It's one of the myths of women's history. Well, except that it may still be rude to use a phrase that you know will upset people. It may also be rude to assume that people who use the phrase are being rude. Isn't etiquette wonderful?
So Far. Who's the Queen of Comics? Hint: Not Wonder Woman. In our episode on female astronauts , Molly and I perpetuated a myth during our listener mail segment. Say it ain't so! We read an email about the supposed etymology of the phrase "rule of thumb," linking it to an old law about wife beating.
The English phrase rule of thumb refers to a principle with broad application that is not intended to be strictly accurate or reliable for every situation. It refers to an easily learned and easily applied procedure or standard, based on practical experience rather than theory. This usage of the phrase can be traced back to the seventeenth century, and has been associated with various trades where quantities were measured by comparison to the width or length of a thumb. A modern folk etymology holds that the phrase derives from the maximum width of a stick allowed for wife-beating under English law ; this belief may have originated in a rumored statement by the eighteenth-century judge Sir Francis Buller that a man may beat his wife with a stick no wider than his thumb.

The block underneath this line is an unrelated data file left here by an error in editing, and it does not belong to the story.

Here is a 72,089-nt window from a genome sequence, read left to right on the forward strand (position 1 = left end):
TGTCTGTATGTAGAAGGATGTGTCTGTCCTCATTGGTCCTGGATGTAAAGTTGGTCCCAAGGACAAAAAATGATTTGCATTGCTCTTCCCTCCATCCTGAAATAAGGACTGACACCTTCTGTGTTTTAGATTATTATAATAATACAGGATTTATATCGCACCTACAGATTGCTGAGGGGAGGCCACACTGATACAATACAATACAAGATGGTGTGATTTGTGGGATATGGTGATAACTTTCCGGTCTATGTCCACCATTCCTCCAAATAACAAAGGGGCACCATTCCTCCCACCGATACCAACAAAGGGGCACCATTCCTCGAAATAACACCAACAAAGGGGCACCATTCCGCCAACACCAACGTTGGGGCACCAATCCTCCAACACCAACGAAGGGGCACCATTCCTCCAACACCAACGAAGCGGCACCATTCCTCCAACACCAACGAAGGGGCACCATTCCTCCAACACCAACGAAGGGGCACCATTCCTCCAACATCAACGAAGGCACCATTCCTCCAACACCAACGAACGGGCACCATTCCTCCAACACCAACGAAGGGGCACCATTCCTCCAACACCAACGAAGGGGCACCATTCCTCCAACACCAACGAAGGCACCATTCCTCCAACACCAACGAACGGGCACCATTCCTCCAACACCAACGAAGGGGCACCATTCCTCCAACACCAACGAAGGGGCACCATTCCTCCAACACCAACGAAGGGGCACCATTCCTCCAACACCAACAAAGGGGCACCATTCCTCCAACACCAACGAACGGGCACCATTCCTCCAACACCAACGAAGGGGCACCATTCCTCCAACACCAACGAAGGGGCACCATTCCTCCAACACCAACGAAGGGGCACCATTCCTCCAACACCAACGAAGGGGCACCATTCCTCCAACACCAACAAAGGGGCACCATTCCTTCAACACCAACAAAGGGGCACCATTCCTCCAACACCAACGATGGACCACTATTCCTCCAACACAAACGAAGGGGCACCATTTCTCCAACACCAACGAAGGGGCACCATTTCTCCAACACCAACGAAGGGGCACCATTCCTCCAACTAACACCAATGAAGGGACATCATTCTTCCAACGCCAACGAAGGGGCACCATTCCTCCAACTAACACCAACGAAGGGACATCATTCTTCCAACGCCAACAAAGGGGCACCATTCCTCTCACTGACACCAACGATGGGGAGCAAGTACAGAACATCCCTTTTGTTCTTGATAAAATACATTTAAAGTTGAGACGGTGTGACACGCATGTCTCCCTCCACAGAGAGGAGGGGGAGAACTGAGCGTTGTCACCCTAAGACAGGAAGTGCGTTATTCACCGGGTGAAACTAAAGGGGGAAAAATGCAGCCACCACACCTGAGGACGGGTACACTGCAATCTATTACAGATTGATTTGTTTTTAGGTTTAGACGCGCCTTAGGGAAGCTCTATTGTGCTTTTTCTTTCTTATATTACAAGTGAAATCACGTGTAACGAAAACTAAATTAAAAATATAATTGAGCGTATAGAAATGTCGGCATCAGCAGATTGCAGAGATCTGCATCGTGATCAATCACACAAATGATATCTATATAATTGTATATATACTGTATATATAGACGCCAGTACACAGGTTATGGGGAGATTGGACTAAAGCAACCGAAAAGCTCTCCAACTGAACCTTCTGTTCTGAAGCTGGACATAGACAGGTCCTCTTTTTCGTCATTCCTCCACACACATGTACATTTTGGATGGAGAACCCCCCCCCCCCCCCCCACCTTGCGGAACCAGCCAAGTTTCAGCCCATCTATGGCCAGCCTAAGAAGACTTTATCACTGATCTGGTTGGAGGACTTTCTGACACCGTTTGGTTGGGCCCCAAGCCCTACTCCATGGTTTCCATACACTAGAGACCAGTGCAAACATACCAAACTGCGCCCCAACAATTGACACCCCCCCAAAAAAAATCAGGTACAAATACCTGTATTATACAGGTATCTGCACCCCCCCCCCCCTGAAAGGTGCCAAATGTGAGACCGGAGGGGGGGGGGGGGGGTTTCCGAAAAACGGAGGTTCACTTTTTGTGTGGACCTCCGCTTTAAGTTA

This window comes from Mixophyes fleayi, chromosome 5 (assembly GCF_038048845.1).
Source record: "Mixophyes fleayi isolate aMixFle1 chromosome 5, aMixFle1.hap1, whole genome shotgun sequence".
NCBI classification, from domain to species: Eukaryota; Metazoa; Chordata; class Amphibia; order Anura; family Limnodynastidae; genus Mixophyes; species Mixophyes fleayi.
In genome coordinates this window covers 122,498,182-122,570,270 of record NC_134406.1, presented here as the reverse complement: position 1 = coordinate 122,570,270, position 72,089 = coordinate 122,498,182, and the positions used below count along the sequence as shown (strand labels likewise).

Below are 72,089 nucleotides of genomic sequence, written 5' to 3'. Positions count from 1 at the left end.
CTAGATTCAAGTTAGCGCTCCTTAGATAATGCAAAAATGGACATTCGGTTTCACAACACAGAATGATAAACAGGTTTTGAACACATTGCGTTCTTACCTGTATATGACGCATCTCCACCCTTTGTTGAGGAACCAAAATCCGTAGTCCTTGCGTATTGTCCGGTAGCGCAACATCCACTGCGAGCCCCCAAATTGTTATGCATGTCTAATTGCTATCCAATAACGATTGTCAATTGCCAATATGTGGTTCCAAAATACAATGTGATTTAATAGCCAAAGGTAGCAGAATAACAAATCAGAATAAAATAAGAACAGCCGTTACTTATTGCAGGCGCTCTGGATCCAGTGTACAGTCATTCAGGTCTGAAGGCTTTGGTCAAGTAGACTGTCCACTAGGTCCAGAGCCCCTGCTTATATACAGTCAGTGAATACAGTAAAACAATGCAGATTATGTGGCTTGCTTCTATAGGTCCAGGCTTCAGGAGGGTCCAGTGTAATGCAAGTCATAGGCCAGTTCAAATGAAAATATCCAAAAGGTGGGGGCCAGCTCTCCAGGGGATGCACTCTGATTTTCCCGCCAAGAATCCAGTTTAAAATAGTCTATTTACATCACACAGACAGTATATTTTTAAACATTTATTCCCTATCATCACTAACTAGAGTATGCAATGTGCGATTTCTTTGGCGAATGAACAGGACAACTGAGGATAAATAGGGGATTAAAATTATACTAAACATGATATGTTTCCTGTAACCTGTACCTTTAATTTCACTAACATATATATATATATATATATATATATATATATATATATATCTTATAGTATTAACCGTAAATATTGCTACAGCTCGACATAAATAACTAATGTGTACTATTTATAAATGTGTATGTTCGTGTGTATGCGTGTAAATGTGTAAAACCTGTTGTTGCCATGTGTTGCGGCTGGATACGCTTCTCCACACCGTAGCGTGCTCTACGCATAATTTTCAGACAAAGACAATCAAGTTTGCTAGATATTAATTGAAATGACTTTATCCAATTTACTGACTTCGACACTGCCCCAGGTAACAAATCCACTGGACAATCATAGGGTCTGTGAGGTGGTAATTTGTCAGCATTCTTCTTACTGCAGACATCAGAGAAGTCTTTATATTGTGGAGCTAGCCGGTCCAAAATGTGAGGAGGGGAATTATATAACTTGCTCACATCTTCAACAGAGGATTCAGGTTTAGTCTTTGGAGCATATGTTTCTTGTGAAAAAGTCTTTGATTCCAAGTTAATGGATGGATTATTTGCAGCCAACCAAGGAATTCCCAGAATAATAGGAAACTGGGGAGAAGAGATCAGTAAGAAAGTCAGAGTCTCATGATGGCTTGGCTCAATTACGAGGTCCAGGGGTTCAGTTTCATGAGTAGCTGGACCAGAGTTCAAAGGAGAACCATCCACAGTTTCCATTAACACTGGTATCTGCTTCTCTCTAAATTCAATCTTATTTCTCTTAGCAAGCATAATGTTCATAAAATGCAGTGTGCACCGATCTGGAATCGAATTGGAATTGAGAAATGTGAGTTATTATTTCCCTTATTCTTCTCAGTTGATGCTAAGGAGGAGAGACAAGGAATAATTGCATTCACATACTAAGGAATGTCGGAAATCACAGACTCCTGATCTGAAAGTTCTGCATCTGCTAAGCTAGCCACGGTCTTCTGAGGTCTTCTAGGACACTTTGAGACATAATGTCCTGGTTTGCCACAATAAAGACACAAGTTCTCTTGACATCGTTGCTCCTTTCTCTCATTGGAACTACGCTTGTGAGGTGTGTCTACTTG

Historically, the physical punishment of wives has been encouraged by most cultures. The legal and social mandates for appropriate punishment are attributed to the patriarchal basis of most civilizations. In patriarchal societies, males were the designated leaders of society and the home. Wives and children were relegated to inferior social and legal positions and in earlier times were regarded in many cultures as chattel or the personal property of the husband. The subjugation of wives to their husbands is evidenced throughout history and across civilizations.